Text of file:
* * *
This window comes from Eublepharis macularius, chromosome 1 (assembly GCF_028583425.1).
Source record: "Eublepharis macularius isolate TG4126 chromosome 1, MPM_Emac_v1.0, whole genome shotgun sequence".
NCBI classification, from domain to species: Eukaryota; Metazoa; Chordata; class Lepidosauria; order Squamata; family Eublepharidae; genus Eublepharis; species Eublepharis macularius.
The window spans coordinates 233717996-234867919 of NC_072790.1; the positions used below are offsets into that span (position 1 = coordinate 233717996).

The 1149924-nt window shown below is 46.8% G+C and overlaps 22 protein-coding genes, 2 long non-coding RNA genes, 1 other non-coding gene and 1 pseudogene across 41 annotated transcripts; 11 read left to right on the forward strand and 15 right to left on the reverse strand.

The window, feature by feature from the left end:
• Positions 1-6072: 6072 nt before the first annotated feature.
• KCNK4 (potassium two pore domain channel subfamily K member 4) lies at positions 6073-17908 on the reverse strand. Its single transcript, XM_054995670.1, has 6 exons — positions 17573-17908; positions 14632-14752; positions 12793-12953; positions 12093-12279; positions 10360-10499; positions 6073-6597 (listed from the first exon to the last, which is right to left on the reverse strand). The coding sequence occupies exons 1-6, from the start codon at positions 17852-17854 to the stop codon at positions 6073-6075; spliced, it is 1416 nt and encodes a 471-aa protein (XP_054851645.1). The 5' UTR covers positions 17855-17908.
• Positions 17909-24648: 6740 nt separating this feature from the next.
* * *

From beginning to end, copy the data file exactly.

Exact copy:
This window comes from Eublepharis macularius, chromosome 1 (assembly GCF_028583425.1).
Source record: "Eublepharis macularius isolate TG4126 chromosome 1, MPM_Emac_v1.0, whole genome shotgun sequence".
NCBI classification, from domain to species: Eukaryota; Metazoa; Chordata; class Lepidosauria; order Squamata; family Eublepharidae; genus Eublepharis; species Eublepharis macularius.
The window spans coordinates 233717996-234867919 of NC_072790.1; the positions used below are offsets into that span (position 1 = coordinate 233717996).

The 1149924-nt window shown below is 46.8% G+C and overlaps 22 protein-coding genes, 2 long non-coding RNA genes, 1 other non-coding gene and 1 pseudogene across 41 annotated transcripts; 11 read left to right on the forward strand and 15 right to left on the reverse strand.

The window, feature by feature from the left end:
• Positions 1-6072: 6072 nt before the first annotated feature.
• KCNK4 (potassium two pore domain channel subfamily K member 4) lies at positions 6073-17908 on the reverse strand. Its single transcript, XM_054995670.1, has 6 exons — positions 17573-17908; positions 14632-14752; positions 12793-12953; positions 12093-12279; positions 10360-10499; positions 6073-6597 (listed from the first exon to the last, which is right to left on the reverse strand). The coding sequence occupies exons 1-6, from the start codon at positions 17852-17854 to the stop codon at positions 6073-6075; spliced, it is 1416 nt and encodes a 471-aa protein (XP_054851645.1). The 5' UTR covers positions 17855-17908.
• Positions 17909-24648: 6740 nt separating this feature from the next.